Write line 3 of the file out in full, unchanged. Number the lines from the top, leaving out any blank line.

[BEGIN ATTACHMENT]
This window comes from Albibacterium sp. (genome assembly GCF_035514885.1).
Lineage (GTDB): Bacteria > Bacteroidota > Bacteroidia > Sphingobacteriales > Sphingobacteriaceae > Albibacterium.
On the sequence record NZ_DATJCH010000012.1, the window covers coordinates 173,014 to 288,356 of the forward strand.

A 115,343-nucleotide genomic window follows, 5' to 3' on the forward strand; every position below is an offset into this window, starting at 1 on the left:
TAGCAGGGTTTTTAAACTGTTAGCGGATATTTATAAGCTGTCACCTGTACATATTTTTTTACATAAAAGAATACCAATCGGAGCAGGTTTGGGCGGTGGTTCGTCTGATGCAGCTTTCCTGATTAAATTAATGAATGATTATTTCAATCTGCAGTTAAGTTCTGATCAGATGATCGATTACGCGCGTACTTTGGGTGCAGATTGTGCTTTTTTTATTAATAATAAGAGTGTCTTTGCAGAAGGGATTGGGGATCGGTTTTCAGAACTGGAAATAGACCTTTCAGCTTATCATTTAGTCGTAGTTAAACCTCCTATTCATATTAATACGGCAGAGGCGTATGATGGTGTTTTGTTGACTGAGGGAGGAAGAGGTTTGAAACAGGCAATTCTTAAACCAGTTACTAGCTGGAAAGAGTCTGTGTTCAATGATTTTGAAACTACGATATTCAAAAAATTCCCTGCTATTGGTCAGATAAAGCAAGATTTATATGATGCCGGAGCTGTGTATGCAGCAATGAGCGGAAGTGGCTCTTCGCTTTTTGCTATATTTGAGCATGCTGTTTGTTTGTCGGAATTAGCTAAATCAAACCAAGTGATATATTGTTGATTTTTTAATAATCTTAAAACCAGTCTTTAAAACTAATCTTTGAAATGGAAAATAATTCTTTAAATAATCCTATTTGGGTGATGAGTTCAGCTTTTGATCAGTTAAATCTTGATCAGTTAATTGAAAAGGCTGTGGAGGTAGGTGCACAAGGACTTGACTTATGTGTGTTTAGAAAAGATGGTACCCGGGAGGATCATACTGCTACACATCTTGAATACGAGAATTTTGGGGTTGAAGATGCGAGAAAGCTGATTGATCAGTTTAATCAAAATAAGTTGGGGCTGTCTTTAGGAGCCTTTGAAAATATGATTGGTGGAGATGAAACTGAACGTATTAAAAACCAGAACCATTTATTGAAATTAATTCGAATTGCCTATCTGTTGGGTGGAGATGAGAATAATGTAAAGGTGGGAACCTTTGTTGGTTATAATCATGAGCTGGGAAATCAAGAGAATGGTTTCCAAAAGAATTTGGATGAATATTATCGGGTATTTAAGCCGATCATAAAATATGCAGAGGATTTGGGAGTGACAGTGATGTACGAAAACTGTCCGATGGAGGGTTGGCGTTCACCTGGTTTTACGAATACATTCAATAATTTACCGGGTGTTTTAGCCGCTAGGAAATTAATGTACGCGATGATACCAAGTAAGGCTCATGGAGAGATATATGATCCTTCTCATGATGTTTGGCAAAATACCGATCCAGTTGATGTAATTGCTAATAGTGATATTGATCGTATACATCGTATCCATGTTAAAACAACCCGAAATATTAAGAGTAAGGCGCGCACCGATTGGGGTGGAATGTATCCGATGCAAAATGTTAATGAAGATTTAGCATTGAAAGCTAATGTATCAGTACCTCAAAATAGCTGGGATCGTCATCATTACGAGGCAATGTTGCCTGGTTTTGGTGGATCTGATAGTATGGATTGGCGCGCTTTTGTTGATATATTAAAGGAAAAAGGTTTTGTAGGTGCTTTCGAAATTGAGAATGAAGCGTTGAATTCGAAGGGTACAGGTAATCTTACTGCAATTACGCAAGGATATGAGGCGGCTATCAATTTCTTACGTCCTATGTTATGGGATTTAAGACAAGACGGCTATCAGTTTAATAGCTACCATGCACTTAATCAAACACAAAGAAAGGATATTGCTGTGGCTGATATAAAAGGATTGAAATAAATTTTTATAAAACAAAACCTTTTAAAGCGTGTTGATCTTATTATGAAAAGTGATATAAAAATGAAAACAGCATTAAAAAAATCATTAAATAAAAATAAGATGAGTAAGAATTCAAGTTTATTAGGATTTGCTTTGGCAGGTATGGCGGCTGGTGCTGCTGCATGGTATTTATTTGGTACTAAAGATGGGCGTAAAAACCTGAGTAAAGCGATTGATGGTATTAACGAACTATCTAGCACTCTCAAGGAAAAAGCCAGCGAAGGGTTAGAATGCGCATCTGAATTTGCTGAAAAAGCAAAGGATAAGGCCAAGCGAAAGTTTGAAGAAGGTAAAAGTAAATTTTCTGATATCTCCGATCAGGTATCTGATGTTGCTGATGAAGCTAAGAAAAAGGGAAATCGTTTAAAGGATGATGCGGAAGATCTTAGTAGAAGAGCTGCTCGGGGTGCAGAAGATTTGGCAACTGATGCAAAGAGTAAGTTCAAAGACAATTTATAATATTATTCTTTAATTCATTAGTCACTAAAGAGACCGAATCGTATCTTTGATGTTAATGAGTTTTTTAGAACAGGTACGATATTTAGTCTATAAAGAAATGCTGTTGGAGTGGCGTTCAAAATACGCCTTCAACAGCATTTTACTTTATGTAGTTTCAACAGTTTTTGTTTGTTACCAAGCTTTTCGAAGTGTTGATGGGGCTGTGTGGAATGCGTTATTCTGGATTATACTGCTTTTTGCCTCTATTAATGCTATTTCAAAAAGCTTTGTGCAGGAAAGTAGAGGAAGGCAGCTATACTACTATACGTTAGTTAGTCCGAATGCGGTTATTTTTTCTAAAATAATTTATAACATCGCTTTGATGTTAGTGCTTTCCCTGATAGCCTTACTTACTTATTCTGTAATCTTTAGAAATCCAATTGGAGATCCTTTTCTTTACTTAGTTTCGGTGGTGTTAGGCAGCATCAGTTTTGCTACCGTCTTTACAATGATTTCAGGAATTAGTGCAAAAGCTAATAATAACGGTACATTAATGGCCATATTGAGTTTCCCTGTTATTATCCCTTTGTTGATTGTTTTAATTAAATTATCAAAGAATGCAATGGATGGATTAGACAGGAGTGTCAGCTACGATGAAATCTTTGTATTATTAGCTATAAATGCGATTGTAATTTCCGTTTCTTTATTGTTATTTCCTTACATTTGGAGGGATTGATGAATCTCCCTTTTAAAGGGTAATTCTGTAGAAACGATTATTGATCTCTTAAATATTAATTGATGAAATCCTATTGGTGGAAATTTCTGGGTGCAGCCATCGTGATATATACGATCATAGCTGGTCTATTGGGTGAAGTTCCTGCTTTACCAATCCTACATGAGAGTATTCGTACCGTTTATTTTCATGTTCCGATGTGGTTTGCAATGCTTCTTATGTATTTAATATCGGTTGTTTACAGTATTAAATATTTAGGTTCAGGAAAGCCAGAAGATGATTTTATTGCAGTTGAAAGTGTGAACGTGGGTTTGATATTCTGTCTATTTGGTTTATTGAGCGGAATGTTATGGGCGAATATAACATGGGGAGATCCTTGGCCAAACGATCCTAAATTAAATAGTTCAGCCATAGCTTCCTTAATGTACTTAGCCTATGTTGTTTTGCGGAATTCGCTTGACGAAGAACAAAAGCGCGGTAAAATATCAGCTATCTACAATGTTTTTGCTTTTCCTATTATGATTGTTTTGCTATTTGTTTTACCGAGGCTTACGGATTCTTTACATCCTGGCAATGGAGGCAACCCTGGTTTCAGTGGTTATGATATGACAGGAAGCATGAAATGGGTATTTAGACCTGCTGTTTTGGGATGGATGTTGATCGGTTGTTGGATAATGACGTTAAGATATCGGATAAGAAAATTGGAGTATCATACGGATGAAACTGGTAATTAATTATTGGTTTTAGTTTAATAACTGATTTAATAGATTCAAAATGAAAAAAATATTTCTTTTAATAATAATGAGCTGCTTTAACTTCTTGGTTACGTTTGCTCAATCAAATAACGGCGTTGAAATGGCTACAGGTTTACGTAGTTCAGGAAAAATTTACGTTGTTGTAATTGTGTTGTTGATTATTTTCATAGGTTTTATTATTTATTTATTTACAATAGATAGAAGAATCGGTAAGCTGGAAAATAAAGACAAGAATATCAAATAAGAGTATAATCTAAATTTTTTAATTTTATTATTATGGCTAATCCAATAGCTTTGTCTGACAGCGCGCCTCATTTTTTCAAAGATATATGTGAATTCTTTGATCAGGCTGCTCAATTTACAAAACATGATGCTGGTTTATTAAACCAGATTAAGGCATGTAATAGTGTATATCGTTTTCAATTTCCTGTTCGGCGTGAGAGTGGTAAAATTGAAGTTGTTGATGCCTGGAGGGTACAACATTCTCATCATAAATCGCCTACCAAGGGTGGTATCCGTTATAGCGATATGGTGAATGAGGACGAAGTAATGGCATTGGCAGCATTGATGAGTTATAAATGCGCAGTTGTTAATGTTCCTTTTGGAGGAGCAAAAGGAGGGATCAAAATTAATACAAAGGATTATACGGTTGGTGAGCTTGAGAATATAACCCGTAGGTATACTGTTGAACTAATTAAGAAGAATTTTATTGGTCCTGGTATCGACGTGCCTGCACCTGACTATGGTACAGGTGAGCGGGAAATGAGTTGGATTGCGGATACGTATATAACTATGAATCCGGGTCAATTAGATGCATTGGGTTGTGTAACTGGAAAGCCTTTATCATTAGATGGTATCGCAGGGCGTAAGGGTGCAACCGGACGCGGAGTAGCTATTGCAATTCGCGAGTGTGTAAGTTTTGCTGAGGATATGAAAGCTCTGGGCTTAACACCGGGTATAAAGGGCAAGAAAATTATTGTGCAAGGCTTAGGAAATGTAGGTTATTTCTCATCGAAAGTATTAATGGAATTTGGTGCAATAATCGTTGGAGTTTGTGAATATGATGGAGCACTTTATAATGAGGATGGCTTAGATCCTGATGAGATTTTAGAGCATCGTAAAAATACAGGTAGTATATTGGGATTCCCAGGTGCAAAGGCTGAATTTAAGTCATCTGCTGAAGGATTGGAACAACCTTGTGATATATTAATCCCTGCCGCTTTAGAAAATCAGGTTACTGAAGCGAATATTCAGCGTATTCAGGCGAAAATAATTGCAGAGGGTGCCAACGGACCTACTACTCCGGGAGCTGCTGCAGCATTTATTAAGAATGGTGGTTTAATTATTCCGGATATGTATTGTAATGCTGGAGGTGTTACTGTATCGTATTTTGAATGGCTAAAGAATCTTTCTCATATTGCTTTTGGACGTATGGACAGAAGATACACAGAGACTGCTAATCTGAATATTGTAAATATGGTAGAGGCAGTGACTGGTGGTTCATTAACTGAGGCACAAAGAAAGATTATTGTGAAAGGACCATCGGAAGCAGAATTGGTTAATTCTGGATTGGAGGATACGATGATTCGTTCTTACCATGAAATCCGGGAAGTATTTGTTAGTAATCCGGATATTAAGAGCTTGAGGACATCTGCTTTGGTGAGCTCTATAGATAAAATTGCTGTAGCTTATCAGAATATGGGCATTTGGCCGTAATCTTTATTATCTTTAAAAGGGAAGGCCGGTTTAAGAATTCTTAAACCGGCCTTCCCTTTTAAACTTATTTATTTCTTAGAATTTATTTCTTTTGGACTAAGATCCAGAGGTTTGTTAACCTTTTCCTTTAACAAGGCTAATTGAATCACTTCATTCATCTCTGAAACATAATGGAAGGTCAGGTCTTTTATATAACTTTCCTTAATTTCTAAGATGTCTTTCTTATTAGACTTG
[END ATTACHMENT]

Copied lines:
On the sequence record NZ_DATJCH010000012.1, the window covers coordinates 173,014 to 288,356 of the forward strand.